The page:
by Amy Maida Wadsworth
Remember the opening scene in the film version of The Princess Bride? If you don’t, go refresh your memory, because it’s a great movie. (And if you haven’t seen the movie at all, warning: spoiler alert!) We’re going to analyze this fantastic little film in honor of Romance Writers of America, since this week is the Utah chapter conference. So for all you romance writers, let’s dive into a favorite love story.
It goes something like this. A sick young boy is sitting on his bed playing video games when his grandfather comes to read him a book. The young boy hesitates, pauses his video game, and looks at his grandfather like he’s hopeless.
Grandad persists and begins reading about young Wesley and fair Buttercup. He reads how Buttercup realizes that when Wesley says, “As you wish,” he really means, “I love you.”
It doesn’t take long for the boy to interrupt with, “Wait. Is this a kissing book?”
Of course, he comes to find out that the story is much more than a kissing book, just as true romances are more than erotica. The relationship between Wesley and Buttercup is at the center of adventures with pirates, kidnappers, miracle workers, an evil prince, a wicked sadist, and torture.
The kissing isn’t half as important as the people who own the locked lips.
As a result, The Princess Bride is the kind of romance that can win over a ten-year-old boy—and become one of the most quotable movies of all time.
Leigh Michaels, author of On Writing Romance, spells out how the character-driven romance hooks the broadest audience in fiction readership, with interests varying from realism to westerns to fantasy. The common thread in every romance, regardless of how it is dressed, is the relationship between the hero and the heroine.
That relationship depends on two key elements—the characters’ personalities and the choices they make. Both characters must be interesting, sympathetic, strong, and attractive (physically and personally). This doesn’t mean that they need to be supermodels, but they need to grab each other’s attention as well as ours.
The best way to establish their interesting personalities is to show them in action—preferably in a situation that puts them in conflict with each other. This conflict is, of course, alive with physical attraction. Still, the choices the characters make will continue to cause conflict and threaten the uniqueness of this attraction, the underlying sense that the two of them have something very rare between them—the once-in-a-lifetime love.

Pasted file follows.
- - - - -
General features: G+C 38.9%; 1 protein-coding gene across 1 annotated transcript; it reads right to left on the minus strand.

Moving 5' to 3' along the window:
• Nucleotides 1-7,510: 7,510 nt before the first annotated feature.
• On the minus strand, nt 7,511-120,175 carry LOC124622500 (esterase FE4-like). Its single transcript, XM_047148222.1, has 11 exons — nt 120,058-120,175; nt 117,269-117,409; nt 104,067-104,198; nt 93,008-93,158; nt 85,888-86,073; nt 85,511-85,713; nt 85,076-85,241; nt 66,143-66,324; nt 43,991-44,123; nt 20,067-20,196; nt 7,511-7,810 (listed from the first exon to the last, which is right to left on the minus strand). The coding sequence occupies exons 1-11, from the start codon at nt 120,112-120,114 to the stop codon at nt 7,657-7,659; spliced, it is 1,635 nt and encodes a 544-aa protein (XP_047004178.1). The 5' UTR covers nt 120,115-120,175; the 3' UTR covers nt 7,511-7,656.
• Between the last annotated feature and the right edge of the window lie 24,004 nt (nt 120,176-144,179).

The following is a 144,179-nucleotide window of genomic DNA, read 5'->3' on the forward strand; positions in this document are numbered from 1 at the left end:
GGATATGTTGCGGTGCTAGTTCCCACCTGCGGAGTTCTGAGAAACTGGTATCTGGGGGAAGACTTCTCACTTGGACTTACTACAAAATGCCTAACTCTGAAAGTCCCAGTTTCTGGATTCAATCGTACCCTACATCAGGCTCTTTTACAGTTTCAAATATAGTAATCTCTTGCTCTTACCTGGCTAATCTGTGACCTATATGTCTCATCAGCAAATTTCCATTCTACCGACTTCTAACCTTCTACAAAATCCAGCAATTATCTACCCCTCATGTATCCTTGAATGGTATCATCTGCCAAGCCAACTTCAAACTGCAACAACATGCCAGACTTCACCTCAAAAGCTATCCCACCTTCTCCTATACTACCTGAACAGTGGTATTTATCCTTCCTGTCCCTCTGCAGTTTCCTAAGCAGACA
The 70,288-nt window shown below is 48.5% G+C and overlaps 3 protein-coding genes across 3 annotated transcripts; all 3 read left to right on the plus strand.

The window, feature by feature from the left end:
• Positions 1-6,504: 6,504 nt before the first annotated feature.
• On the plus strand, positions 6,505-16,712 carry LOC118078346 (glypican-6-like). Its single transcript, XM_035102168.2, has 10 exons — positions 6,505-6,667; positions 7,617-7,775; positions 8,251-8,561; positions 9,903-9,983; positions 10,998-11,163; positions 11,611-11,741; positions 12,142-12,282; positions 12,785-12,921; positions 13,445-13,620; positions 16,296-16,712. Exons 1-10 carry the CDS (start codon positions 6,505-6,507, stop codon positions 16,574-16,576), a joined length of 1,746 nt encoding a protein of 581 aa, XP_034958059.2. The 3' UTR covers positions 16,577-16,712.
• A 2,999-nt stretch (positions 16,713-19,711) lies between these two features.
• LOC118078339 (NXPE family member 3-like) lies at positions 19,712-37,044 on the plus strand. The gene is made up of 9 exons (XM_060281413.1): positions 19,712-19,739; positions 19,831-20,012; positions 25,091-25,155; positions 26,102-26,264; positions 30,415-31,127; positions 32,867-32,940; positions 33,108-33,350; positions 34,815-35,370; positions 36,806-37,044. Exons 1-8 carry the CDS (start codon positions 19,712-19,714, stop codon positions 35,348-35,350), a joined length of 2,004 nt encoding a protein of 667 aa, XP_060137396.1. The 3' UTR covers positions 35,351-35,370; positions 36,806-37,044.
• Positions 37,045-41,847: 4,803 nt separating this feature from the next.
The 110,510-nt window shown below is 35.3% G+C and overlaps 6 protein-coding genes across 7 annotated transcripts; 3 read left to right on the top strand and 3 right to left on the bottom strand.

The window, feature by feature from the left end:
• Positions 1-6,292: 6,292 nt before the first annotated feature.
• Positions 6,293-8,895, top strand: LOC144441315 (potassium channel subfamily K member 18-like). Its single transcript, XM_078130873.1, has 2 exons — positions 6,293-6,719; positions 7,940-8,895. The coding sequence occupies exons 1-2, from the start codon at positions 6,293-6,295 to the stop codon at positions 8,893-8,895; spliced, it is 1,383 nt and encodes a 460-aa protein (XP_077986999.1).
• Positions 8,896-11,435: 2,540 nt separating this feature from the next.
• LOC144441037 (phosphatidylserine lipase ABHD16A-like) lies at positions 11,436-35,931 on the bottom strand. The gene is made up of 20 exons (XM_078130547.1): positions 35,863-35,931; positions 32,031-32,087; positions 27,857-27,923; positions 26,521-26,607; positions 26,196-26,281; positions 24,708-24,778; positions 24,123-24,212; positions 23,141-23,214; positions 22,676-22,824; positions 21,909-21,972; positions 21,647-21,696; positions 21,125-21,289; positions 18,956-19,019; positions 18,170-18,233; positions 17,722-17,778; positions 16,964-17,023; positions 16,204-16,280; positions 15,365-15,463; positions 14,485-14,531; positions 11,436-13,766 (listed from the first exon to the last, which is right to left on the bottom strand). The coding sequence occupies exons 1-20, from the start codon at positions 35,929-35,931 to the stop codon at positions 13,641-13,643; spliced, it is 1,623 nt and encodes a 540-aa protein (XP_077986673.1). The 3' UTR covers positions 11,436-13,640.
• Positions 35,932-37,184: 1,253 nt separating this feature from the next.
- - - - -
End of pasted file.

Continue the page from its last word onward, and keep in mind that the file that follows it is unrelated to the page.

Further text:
If your characters continuously have to make choices that legitimately keep them apart (not simply failed communication that seems the obvious solution to the reader), the romance becomes more interesting, more realistic. And the kisses—when they finally come—mean more. Romances that sizzle are about two characters who push through conflict to be together. Then, when they finally are together, the union is satisfying, deserved, magical. When written well after all this effort, it’s hard for a well-earned kiss to be sappy or saccharine. And equally hard to write the long-anticipated “I love you” and have it feel hollow or trite. But if you get the lead-up wrong, sappy and trite are all you’ve got.
So, how do you do it right? Here are three tricks to help you.
- Put your characters on opposing sides of the same issue. This could involve business, politics, a hobby, or a passion. If she’s a die-hard, blue-blooded Duke fan because three generations of her family have graduated from Duke and he attends Kentucky, you’ve got some ingrained conflict going.
- Give your characters important moral dilemmas that force them to make tough choices. If she’s attracted to him but will lose her humanitarian grant if she refuses to work with his organization’s rival, she’s got to get the humanitarian grant. If he is attracted to her but she happens to be his brother’s ex, he’s got to choose to ignore his attraction. They are good people caught in circumstances that make their relationship seem impossible.
- Delay gratification at least until mid-story, then rip them apart again and rebuild the climax. In act one, they realize they’re attracted even though it’s unlikely they can ever be together. In act two, they take that chance to be together, experience bliss, and realize this is a once-in-a-lifetime love; then they see that they’ve ruined the very moral decision that kept them separated in act one. Finally, in act three, they struggle until they figure out a way to make things work and they come together with a bright future. It seems formulaic, but if your characters are interesting and their choices are strong and meaningful, then it won’t feelformulaic. It will feel natural and as meant-to-be as their relationship.
Things You Can Do Now
- Make sure the issue between your characters has important consequences. This will usually mean that it has to do with other people—not just money, products, or hobbies. Strengthen conflict by attaching secondary characters to the issue.
- Read your favorite romance (again) and see how the author implemented these ideas. This critical thinking will help you as you plan your own romance.
- Remember that it’s about choice. Go through your manuscript and underline every choice your characters make—their choices should be active and have consequences that affect the relationship. If they don’t, then revise until they do. This will give your story more of a shot in the arm than you think.
If you follow these guidelines, every touch will be earned and every kiss will be satisfying. No more sap or saccharine. No more hollow or trite. Your romance will be more than a kissing book, and your readers will sigh when they read, “As you wish.”
Your turn: What’s your favorite romance, and how does it fulfill some of these requirements?